As is customary at a Roundtable on Health Literacy workshop, the final session was devoted to roundtable members’ reflections on the day’s presentations and discussions. Catina O’Leary from Health Literacy Media began the session by commenting that much of the discussion during the day focused on patients and the care team, with only a slight nod to communities and health literacy at the population level. The field needs to think bigger and stop doing the same things that it has been doing for the past 20 years, she said. In the same vein, she agreed with comments made by Partnership Federally Qualified Health Center’s Laurie Francis about the terms the field uses. This struck her as highly relevant, given that health literacy now sits under a bigger tent with more stakeholders and requires different solutions and strategies that are more inclusive. She then referred to observations made by the Hofstra/Northwell Zucker School of Medicine’s dean, Lawrence Smith, about changing the culture of the care team; O’Leary wondered how health care can create a culture that changes how it thinks about power and privilege and decision making. She also voiced the need to stop blaming the patient and for the health care system to adopt the attitude that health literacy is not its fault, but it is now the system’s problem to solve from the perspective of the patient.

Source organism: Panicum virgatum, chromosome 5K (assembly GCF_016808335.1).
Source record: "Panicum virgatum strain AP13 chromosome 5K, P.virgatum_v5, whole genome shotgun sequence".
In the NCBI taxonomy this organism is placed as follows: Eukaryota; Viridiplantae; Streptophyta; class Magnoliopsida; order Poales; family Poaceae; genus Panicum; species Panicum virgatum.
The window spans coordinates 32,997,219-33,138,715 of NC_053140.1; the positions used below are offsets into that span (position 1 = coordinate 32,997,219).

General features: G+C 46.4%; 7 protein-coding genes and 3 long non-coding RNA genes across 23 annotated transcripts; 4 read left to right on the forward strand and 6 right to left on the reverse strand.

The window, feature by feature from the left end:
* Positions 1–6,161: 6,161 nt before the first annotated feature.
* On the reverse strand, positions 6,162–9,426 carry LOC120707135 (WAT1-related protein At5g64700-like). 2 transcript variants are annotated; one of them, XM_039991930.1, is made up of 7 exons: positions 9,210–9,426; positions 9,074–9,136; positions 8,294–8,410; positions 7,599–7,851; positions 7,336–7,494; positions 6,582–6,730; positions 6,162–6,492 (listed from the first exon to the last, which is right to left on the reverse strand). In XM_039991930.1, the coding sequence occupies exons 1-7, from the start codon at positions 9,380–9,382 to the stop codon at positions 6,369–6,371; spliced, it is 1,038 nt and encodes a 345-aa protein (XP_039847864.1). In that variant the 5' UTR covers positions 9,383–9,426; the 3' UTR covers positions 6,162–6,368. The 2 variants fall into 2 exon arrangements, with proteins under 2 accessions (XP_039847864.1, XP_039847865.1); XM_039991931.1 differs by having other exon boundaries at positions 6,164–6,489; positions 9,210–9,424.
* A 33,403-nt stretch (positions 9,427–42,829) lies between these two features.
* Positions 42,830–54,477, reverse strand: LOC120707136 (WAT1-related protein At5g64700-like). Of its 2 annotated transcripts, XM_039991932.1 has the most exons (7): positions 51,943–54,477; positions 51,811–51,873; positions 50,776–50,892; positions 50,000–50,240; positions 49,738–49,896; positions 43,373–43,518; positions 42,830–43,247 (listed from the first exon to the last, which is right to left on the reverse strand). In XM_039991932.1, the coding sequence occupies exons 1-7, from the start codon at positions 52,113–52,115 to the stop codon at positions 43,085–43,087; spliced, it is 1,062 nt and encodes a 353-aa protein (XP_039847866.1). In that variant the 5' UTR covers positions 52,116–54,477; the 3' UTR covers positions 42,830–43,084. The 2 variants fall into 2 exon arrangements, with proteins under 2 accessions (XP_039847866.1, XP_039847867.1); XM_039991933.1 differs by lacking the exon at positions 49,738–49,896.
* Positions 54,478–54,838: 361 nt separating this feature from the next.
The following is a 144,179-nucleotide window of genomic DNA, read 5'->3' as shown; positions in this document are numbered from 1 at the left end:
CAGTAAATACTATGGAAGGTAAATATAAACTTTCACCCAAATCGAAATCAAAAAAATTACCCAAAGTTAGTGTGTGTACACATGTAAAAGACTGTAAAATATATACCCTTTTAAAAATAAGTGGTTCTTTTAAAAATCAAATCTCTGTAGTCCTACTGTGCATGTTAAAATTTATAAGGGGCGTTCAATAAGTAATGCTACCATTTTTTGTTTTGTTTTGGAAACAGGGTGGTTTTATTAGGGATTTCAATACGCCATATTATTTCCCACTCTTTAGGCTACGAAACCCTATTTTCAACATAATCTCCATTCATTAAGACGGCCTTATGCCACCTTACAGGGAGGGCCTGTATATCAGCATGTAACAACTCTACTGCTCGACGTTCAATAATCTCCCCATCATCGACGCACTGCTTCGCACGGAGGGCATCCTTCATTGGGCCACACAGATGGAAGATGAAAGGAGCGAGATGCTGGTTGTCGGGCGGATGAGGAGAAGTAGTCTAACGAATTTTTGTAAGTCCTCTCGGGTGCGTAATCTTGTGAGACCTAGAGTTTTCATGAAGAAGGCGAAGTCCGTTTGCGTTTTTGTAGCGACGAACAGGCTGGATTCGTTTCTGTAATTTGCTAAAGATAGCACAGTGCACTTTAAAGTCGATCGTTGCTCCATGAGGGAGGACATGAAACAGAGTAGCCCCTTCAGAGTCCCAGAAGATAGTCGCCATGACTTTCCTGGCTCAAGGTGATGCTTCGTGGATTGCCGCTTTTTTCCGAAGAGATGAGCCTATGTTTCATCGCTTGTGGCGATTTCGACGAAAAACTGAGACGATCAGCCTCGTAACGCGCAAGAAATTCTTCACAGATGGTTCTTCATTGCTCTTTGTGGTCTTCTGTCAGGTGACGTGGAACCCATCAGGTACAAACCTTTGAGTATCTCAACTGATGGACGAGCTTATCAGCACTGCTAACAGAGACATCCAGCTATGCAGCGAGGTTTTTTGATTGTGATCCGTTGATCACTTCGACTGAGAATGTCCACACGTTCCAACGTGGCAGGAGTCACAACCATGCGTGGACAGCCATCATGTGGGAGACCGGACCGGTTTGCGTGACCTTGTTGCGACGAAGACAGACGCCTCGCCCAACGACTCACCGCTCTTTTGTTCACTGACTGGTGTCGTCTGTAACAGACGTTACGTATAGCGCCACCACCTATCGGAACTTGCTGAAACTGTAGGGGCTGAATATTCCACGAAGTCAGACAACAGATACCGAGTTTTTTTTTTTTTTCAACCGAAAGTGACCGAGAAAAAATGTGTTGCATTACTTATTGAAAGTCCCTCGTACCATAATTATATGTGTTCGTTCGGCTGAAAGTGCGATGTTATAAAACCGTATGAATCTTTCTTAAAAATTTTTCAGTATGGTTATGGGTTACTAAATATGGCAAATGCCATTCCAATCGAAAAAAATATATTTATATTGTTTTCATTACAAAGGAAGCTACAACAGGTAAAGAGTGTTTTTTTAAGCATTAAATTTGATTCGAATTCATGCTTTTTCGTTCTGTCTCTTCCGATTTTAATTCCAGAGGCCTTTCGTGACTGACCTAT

Kim Parson from Humana focused on improvements she heard that the health care profession needs to make time for, including eliminating silos within and between organizations, eliminating the check box mentality of an after-visit summary, making health records portable, developing health literacy metrics that measure health outcomes, and designing and co-creating policies, processes, and communications with its patients, caregivers, payers,
and policy makers. Parson said she heard the need for focusing on teaching wellness and how to engage with the health industry from an early age, to accept responsibility for mistakes and be held accountable for making things right, to encourage patients to take an advocate or caregiver to all physician visits to record instructions and ensure the patient gets all questions answered, and to rethink using the term “health literacy.” Also needed is more effort incorporating health literacy into the solutions for a patient’s problems, busting myths, and most importantly, finding time to listen.